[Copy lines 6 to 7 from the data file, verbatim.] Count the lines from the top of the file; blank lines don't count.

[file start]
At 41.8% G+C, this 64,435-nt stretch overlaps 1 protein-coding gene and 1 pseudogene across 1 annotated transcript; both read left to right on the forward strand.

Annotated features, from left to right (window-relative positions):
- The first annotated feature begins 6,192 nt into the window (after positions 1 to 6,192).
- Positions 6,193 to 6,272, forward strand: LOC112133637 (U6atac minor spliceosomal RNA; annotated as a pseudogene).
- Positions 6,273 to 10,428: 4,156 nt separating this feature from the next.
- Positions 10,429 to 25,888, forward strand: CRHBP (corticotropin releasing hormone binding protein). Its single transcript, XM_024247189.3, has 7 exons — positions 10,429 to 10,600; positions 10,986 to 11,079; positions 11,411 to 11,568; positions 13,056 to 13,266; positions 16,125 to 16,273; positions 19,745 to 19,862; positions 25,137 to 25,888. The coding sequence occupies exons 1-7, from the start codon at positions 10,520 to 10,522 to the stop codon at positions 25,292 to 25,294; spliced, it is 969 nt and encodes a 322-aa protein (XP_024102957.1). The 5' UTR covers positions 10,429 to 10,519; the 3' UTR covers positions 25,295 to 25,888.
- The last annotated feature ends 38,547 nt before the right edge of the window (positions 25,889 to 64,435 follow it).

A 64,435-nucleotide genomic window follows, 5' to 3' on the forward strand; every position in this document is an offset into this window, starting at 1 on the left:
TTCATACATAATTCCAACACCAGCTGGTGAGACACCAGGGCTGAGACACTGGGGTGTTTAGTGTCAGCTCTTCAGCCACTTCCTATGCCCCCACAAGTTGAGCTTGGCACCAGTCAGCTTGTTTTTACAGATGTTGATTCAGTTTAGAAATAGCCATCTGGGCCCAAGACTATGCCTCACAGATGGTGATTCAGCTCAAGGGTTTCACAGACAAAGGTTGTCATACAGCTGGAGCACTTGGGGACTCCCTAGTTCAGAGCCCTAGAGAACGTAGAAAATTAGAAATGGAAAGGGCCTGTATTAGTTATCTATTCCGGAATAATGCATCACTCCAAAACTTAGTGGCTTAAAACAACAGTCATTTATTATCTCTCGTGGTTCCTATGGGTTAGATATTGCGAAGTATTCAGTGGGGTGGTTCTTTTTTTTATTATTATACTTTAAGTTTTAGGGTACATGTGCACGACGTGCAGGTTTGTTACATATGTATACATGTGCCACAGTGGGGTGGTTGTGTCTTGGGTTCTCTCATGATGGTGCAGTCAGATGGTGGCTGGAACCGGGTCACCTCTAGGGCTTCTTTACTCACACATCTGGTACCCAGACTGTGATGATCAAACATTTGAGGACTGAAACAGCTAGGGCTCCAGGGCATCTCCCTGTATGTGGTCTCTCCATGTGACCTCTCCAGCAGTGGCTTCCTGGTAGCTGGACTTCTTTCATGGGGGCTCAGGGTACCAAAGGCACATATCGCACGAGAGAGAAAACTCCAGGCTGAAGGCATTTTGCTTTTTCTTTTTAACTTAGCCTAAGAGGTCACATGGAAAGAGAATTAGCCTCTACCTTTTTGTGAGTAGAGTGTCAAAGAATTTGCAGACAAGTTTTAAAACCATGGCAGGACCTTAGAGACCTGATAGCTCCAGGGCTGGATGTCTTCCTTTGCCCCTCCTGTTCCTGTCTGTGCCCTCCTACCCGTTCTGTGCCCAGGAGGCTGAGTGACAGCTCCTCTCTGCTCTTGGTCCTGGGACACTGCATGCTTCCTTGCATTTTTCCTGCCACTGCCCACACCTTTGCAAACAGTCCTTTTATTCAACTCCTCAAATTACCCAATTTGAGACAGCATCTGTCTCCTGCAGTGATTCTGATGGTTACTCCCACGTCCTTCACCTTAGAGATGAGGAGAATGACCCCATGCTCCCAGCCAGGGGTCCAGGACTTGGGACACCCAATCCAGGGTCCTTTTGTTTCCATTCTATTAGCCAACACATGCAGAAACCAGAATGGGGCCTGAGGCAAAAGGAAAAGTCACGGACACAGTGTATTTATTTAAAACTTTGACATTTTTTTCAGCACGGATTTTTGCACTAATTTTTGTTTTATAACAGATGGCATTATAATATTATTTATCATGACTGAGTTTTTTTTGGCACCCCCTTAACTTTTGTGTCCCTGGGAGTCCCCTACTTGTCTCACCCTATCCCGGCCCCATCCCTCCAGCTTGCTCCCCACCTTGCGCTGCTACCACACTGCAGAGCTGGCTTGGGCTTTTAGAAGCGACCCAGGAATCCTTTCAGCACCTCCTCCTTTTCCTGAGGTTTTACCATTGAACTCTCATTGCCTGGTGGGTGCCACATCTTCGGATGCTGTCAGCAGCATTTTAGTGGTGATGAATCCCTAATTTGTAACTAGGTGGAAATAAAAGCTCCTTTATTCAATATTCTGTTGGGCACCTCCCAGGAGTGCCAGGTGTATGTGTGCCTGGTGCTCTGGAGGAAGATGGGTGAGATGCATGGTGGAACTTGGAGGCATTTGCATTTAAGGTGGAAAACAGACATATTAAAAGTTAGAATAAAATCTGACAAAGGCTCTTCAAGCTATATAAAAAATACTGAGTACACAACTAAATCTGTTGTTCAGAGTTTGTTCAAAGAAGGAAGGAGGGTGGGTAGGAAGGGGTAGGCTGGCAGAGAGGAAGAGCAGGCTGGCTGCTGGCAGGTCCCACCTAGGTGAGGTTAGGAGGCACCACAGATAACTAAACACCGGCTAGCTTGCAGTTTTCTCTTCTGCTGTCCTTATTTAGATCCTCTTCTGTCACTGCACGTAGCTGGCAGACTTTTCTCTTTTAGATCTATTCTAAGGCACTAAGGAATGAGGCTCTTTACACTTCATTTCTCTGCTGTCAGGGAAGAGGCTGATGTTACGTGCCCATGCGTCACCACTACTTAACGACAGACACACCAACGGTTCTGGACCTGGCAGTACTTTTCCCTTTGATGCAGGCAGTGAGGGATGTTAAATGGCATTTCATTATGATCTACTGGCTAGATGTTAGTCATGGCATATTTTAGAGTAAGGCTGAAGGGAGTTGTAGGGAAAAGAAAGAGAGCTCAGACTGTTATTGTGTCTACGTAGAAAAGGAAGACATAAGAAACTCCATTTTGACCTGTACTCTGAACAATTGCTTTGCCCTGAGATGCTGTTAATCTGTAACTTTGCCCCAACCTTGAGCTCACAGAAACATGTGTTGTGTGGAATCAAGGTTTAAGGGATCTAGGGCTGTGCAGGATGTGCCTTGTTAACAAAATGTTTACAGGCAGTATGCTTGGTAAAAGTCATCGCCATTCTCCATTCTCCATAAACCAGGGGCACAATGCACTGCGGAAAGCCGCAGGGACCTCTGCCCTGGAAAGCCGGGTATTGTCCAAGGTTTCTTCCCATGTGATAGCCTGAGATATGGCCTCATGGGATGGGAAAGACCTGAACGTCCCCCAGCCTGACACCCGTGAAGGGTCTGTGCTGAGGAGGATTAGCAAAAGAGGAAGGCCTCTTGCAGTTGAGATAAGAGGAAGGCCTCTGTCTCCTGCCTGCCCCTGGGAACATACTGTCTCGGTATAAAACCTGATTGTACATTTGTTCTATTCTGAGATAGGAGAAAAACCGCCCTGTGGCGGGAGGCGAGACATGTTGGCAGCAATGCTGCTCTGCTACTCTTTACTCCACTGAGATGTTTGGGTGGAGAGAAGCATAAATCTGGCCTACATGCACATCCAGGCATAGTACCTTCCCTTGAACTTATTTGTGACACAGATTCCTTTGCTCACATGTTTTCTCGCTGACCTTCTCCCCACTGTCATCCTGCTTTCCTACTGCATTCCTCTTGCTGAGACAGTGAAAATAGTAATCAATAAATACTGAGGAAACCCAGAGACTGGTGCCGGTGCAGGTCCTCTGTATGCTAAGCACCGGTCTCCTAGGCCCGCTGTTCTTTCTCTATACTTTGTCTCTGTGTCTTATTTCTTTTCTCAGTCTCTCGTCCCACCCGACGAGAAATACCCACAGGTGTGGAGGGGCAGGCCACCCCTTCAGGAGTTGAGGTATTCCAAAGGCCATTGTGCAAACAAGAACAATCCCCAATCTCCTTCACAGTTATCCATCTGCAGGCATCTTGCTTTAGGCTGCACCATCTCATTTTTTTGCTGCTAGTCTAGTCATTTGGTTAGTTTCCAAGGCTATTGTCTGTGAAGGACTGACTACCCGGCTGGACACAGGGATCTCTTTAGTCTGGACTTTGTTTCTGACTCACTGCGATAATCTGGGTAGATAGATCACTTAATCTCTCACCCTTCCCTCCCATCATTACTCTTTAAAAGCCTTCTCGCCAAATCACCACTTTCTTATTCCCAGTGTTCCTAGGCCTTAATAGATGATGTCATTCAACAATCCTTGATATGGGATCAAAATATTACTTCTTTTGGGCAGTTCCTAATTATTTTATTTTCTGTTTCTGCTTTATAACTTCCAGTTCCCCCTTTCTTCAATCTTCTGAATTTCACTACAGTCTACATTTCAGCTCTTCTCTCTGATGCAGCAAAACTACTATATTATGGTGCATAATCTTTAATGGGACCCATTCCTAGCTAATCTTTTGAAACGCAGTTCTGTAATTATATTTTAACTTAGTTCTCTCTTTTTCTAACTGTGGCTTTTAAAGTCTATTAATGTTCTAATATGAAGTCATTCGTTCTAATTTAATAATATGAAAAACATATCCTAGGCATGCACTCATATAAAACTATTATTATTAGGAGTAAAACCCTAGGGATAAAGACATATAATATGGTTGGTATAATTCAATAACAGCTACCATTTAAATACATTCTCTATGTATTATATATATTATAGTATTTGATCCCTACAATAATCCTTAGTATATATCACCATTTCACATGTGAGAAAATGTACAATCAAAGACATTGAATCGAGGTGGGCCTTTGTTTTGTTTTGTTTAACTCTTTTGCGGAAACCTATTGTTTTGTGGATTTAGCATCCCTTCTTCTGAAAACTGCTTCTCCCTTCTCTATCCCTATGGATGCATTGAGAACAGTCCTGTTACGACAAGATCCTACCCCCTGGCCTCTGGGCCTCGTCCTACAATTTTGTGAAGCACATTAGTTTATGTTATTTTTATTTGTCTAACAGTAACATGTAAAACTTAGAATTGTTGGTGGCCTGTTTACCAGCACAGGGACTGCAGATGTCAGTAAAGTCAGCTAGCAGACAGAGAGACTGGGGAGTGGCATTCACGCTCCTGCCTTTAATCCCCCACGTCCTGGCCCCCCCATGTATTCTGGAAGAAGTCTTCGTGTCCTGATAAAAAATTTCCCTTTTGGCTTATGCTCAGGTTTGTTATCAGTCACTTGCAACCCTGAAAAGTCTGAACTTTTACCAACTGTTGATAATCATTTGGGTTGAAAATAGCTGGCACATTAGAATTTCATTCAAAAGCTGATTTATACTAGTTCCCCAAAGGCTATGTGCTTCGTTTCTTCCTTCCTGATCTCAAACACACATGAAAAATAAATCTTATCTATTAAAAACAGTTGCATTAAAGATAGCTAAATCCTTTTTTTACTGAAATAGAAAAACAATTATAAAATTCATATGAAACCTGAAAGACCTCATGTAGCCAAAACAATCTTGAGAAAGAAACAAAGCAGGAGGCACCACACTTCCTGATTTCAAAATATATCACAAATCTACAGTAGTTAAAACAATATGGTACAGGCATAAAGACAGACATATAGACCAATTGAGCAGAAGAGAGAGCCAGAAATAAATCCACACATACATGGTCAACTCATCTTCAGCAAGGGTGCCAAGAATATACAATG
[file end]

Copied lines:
- Positions 10,429 to 25,888, forward strand: CRHBP (corticotropin releasing hormone binding protein). Its single transcript, XM_024247189.3, has 7 exons — positions 10,429 to 10,600; positions 10,986 to 11,079; positions 11,411 to 11,568; positions 13,056 to 13,266; positions 16,125 to 16,273; positions 19,745 to 19,862; positions 25,137 to 25,888. The coding sequence occupies exons 1-7, from the start codon at positions 10,520 to 10,522 to the stop codon at positions 25,292 to 25,294; spliced, it is 969 nt and encodes a 322-aa protein (XP_024102957.1). The 5' UTR covers positions 10,429 to 10,519; the 3' UTR covers positions 25,295 to 25,888.
- The last annotated feature ends 38,547 nt before the right edge of the window (positions 25,889 to 64,435 follow it).